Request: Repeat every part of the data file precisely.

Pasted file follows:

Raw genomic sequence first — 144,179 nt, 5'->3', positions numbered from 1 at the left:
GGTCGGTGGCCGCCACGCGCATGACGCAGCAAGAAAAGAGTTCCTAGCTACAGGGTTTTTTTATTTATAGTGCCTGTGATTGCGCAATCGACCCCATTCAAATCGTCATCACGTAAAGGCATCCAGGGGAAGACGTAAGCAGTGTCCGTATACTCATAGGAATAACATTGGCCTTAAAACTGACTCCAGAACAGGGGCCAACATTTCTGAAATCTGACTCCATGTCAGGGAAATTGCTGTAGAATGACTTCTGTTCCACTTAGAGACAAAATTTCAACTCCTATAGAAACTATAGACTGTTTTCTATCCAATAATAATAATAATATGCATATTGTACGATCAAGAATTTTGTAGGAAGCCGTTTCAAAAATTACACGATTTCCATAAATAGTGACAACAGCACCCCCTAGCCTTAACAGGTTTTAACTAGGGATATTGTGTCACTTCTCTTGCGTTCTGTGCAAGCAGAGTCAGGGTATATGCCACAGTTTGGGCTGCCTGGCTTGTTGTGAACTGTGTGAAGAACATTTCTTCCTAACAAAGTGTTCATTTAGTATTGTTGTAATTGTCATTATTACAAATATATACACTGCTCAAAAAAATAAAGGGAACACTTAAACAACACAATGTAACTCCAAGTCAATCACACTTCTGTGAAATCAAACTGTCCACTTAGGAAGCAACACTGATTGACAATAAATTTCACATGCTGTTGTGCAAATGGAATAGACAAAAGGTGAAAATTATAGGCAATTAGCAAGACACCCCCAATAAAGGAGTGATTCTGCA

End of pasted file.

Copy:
Raw genomic sequence first — 144,179 nt, 5'->3', positions numbered from 1 at the left:
GGTCGGTGGCCGCCACGCGCATGACGCAGCAAGAAAAGAGTTCCTAGCTACAGGGTTTTTTTATTTATAGTGCCTGTGATTGCGCAATCGACCCCATTCAAATCGTCATCACGTAAAGGCATCCAGGGGAAGACGTAAGCAGTGTCCGTATACTCATAGGAATAACATTGGCCTTAAAACTGACTCCAGAACAGGGGCCAACATTTCTGAAATCTGACTCCATGTCAGGGAAATTGCTGTAGAATGACTTCTGTTCCACTTAGAGACAAAATTTCAACTCCTATAGAAACTATAGACTGTTTTCTATCCAATAATAATAATAATATGCATATTGTACGATCAAGAATTTTGTAGGAAGCCGTTTCAAAAATTACACGATTTCCATAAATAGTGACAACAGCACCCCCTAGCCTTAACAGGTTTTAACTAGGGATATTGTGTCACTTCTCTTGCGTTCTGTGCAAGCAGAGTCAGGGTATATGCCACAGTTTGGGCTGCCTGGCTTGTTGTGAACTGTGTGAAGAACATTTCTTCCTAACAAAGTGTTCATTTAGTATTGTTGTAATTGTCATTATTACAAATATATACACTGCTCAAAAAAATAAAGGGAACACTTAAACAACACAATGTAACTCCAAGTCAATCACACTTCTGTGAAATCAAACTGTCCACTTAGGAAGCAACACTGATTGACAATAAATTTCACATGCTGTTGTGCAAATGGAATAGACAAAAGGTGAAAATTATAGGCAATTAGCAAGACACCCCCAATAAAGGAGTGATTCTGCA